You know my love of Wiki, how I long to use some strange new syntax instead of html to do the same thing. Text interfaces to building rich content pages rock as well.

    Ahem, so I ditched our group’s shareport page in favor of a Wiki (ScrewTurn Wiki – the name strikes a chord with me).

    SharePoint fails on the usability front, is spite it’s great feature set. The ease of editing a wiki page offsets the horrid syntax users must learn.

    Having SharePoint at JTV is good for one thing though – I get a request to add a form to the intranet and can reply “hey, sharepoint can handle that, call IT!”

    btw, can I get more than 150px width in this edit box?

  • Dylan Wolf

    Ironically, in our case, one of SharePoint’s goals was to replace a public wiki storing company market info.

    From my experience, SharePoint’s pretty usable, as long as you’re doing simple out-of-the-box stuff. It’s great for that, and cuts down on what would otherwise be a lot of requests for simple forms and web apps. Furthermore, it’s a lot more structured than a wiki–it lets you group all those lists in one centralized location. I wouldn’t exactly call it centralized storage, though–maybe pseudo-centralized, since it feels like you have a single data source (a SP site) but what you have is a lot of little disconnected ones (SP lists). Lists and views can do a nice approximation of database tables and queries, but at some point it’s just more trouble than it’s worth (especially for users who have to learn how to sort and filter and change views). If you really need to import/export data the API is decent. You can even use them as a data source in Reporting Services if you install an extension to SSRS.

    Sadly, I am both the IT guy who’ll get the initial request to create an ASP.Net form and a SharePoint list.

    Yeah, I’ve heard both you and Nathan complain about the comment box width. I set it up so it wouldn’t break the fluid layout in 800×600, but… well, that’s probably unnecessary.

  • Dylan Wolf

    FWIW, I’m going to try to spend most of the day doing research on this question. I’ve got a meeting with some other people in IT to discuss how to do this, just because I think we need more than my perspective.

    I’ve actually found a couple of good blog posts on the subject of DM, but (perhaps more interesting) is this post rebutting the “SharePoint sucks” sentiment. The bottom line is the axiom I keep trying to impress on people: software is a tool, not a solution. In the case of something massive and customizable like SharePoint (to the point of being more along the lines of a development platform than a software product), you have to know how to design, implement, and use it for it to be useful. You can’t just install it and go without any forethought into architecture.

    So I’m feeling a bit better about things after reading that perspective. Tasking a single person who has very little SP experience (me) with “just design something to replace our current system” without a serious commitment to planning is a setup for failure. I’m going to try and worry about this whole “SharePoint as a replacement for the current DM system” mandate a little less. The fact that I’m actually able to get a meeting with different perspectives together is a good sign, though.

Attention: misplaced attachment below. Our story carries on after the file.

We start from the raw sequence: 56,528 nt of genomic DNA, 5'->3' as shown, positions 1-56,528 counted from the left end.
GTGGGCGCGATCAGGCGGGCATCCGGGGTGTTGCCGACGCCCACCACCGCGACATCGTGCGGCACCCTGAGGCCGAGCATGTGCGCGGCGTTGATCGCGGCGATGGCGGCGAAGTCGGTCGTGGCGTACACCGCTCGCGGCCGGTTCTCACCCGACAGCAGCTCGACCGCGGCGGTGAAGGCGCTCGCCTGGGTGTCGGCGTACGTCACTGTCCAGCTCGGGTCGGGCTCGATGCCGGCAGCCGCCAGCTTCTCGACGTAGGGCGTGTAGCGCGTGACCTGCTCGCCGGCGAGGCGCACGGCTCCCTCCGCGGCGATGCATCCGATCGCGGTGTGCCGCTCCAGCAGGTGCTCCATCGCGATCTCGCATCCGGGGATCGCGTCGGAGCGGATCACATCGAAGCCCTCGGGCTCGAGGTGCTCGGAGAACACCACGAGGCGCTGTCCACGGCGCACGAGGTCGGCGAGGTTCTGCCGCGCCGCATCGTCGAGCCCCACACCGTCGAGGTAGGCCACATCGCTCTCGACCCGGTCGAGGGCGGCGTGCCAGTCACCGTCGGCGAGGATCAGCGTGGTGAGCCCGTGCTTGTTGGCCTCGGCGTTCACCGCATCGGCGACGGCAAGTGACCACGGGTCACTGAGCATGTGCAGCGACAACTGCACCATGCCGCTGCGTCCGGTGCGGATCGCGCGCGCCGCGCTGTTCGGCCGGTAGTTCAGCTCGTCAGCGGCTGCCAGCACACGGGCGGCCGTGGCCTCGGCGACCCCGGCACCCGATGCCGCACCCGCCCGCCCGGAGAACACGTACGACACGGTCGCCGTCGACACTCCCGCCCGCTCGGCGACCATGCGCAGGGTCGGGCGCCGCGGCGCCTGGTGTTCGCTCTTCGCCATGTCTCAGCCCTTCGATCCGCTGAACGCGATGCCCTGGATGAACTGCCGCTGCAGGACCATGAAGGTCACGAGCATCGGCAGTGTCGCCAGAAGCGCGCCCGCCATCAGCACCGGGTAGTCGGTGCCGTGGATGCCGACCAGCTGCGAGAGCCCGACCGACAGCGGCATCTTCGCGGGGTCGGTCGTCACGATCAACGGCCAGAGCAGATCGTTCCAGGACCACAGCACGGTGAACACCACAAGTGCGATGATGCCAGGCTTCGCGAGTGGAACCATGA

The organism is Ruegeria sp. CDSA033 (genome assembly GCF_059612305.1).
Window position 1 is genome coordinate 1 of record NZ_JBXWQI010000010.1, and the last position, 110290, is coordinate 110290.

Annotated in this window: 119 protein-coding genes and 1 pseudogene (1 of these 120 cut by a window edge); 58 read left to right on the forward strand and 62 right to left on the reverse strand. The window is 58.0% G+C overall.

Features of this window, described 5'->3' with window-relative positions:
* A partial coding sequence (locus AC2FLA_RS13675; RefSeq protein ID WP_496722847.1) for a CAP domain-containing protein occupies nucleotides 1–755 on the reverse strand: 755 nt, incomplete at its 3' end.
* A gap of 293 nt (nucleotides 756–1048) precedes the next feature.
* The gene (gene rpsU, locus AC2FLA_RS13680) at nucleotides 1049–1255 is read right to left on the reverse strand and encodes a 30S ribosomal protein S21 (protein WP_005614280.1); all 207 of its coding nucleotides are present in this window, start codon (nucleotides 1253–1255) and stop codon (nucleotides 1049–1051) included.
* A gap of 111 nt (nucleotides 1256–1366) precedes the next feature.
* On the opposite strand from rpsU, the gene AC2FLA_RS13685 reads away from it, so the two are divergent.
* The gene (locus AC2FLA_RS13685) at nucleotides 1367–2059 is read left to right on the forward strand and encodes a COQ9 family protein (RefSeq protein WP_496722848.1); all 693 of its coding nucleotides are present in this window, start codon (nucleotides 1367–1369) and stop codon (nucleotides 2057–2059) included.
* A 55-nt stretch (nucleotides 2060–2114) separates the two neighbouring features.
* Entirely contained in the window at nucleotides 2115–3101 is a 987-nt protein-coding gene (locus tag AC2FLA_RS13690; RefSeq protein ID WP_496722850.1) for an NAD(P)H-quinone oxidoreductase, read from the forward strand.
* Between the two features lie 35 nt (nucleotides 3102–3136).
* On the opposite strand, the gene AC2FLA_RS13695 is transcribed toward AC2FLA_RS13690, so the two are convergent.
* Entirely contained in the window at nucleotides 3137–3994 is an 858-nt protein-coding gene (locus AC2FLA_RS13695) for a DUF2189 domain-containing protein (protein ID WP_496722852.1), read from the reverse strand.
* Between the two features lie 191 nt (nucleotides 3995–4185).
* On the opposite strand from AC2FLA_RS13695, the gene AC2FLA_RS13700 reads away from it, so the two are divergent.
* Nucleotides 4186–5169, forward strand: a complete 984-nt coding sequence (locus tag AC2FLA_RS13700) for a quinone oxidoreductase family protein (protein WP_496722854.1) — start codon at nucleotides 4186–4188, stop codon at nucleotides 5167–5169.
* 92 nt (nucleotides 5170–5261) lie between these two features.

• Dylan Wolf

    Oh, one other thing. If anyone’s interested, I’ll post my findings on DM in SP later in the week.

  • Michael Neel

    As my manager says, you’re trying to apply logic and common sense here, neither of which exist.

  • Dylan Wolf

    Since applying logic and common sense will not work, I should just move on to Plan B.

    Plan B is go with the flow and FAIL.

    If I can get enough people involved and (more importantly) enthusiastic without actually contributing or refining any feedback, I may be able to attain EPIC FAIL.

  • Chris Luttrell

    I agree with your “software is a tool, not a solution” line of thought. Too often, people think just because they have a platform tool like SP or an application server (BEA, Oracle, IBM) that they have the solution. None of these things solve “Problems” out ot the box, you have to build solutions on them and that means diving into the business processes and problems behind the need for the new tool. I am interested in what you find out about DM in SP, please do post your findings.

  • Dylan Wolf

    I’ve been keeping track of all the good blog posts and articles I find on the subject, so I may post a series on that later on as things shape up. My main problem in that regard is that I can go at least two or three directions with the follow-up post, because trying to get this in shape is a two-front war.

    On the one hand, I know enough about WSS to set up a good portal site, but I know very little about MOSS. What’s worse, I’m not even sure what all it offers, so I don’t even know what I don’t know. If I don’t get a handle on that before moving forward it’s going to end in a very kludgy implementation, because I’m going to jury-rig features I know how to use in place of features I don’t know about. The breadth of skills required to administer and build a (good, usable) SharePoint site is overwhelming, and I’m just one person.

    The second front is the company. We have a complicated situation, because, while we don’t have millions of documents, we do have a fairly complicated structure in our current DM system. And as much as people hate our current DM system, they’re going to complain if the pieces they do like are missing. The problem is identifying those pieces–there’s no single point of administration or ownership for our current DM system. While we know users who use it heavily, they’re very busy so it’s hard to get feedback on demo versions out of them, and their feedback doesn’t guarantee other users won’t have other needs.

    Implementation will also be an uphill battle in some respects. There’s a push to move to SharePoint and Groove for document management and collaboration, and I’m going to have to force other people to separate these conceptually into two different tasks/phases/layers. I’m also going to get a lot of requests to change basic SharePoint processes (i.e., “that’s great, but can it do X/force users to do Y/look like Z?”) which I need to resist unless absolutely necessary–otherwise, they’re going to be time sinks and if I ever find a way to do them, they’ll probably be very kludgy.